A student of the past
Jean-Auguste-Dominique Ingres (pronounced: aah-n Gr-ah) was Jacque-Louis David's most famous student. And while this prolific and successful artist was indebted to his teacher, Ingres quickly turned away from him. For his inspiration, Ingres, like David in his youth, rejected the accepted formulas of his day and sought instead to learn directly from the ancient Greek as well as the Italian Renaissance interpretation of this antique ideal.
Ingres exhibited Apotheosis of Homer (1827) in the annual Salon. His grandest expression of the classical ideal, this nearly seventeen foot long canvas reworks Raphael's Vatican fresco, The School of Athens (1509-1511) and thus pays tribute to the genius Ingres most admired.
As Raphael had done three hundred years earlier, Ingres brought together a pantheon of luminaries. Like secular sacra-conversaziones, the Raphael and the Ingres bring together figures that lived in different eras and places.
But while Raphael celebrated the Roman Church's High Renaissance embrace of Greek intellectuals (philosophers, scientists, etc.), Ingres also includes artists (visual and literary).
Homage to artists
Set on a pedestal at the center of the Apotheosis of Homer, the archaic Greek poet is conceived of as the wellspring from which the later Western artistic tradition flows. The entire composition functions somewhat like a family tree. Homer is framed by both historical and allegorical figures and an Ionic temple that enforces the classical ideals of rational measure and balance. Nike, the winged Greek goddess of the running shoe (ahem, of victory) crowns Homer with a wreath of laurel, while below him sit personifications of his two epic poems, The Odyssey (in green and holding an oar) and The Illiad (in red and seated beside her sword).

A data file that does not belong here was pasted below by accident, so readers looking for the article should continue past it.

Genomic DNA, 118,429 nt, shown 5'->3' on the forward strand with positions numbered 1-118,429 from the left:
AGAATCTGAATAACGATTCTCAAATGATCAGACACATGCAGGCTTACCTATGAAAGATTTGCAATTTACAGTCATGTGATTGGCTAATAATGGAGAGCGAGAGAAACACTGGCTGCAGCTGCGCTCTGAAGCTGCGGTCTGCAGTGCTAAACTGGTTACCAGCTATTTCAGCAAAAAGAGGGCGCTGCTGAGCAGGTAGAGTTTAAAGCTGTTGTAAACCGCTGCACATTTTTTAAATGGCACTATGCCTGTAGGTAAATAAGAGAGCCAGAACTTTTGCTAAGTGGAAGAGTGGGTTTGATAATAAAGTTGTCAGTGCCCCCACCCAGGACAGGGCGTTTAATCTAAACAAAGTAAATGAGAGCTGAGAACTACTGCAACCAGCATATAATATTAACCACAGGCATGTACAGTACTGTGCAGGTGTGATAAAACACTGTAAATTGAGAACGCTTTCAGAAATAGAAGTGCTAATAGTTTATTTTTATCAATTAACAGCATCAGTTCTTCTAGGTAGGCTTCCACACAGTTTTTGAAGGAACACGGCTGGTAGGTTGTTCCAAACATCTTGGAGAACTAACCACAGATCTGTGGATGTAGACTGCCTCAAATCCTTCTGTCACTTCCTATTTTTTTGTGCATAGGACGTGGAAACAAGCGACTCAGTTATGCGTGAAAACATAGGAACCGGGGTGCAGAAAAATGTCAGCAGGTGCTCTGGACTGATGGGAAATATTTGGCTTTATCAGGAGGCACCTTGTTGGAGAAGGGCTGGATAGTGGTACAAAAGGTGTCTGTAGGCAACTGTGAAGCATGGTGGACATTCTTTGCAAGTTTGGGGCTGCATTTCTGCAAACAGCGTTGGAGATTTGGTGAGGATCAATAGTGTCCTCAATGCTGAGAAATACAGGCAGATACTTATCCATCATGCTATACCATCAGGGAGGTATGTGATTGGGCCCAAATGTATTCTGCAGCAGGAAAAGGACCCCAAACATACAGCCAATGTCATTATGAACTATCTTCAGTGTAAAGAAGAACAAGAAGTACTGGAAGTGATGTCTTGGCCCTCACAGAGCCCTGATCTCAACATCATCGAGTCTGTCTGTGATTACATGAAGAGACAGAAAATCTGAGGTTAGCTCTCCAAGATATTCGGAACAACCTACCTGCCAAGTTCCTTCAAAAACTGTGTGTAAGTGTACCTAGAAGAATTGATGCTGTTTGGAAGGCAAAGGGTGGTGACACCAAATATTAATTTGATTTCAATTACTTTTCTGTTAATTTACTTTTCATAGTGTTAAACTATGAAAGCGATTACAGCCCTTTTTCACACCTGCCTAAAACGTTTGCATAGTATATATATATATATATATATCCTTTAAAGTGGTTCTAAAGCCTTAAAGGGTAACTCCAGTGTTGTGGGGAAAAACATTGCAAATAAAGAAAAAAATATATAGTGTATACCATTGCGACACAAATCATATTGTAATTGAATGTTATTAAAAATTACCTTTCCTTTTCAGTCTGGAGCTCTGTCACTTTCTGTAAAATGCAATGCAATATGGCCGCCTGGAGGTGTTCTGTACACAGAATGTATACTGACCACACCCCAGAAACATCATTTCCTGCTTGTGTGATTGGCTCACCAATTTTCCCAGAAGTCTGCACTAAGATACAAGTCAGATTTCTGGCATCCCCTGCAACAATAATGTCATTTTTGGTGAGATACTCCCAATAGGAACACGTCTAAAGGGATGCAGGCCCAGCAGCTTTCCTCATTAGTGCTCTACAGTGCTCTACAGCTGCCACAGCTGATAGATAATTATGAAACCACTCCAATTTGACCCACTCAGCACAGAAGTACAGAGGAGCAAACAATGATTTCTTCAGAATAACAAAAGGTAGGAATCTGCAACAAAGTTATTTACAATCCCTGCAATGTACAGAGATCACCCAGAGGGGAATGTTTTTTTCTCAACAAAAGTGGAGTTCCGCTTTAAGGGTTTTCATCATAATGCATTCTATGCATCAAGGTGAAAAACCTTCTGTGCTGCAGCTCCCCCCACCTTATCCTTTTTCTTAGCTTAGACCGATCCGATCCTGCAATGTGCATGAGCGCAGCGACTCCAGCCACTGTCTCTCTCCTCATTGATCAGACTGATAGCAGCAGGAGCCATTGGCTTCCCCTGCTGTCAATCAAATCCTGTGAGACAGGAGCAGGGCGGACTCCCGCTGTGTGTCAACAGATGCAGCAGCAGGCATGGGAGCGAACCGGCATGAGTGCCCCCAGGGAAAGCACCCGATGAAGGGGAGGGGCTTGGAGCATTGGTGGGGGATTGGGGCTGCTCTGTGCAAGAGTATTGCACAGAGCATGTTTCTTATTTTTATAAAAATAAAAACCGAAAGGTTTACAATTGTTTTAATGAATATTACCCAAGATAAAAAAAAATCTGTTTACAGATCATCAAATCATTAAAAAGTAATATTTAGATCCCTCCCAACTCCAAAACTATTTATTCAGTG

Note the following figures
(please consider their implied importance according to their placement relative to Homer: Dante, the Medieval poet and humanist stands at the extreme left wearing a red scull cap and cape; Phidias, the greatest of ancient sculptors is standing to the right of Homer, in red, holding a mallet; Raphael, third from the left edge, top row, is in profile and wears Renaissance garb; Ingres (he's put himself in rather good company don't you think?) is the young face looking out at us beside Raphael; Poussin, points us toward Homer from the lower left of the canvas; and Michelangelo is the bearded figure at lower right.
Essay by Dr. Beth Harris and Dr. Steven Zucker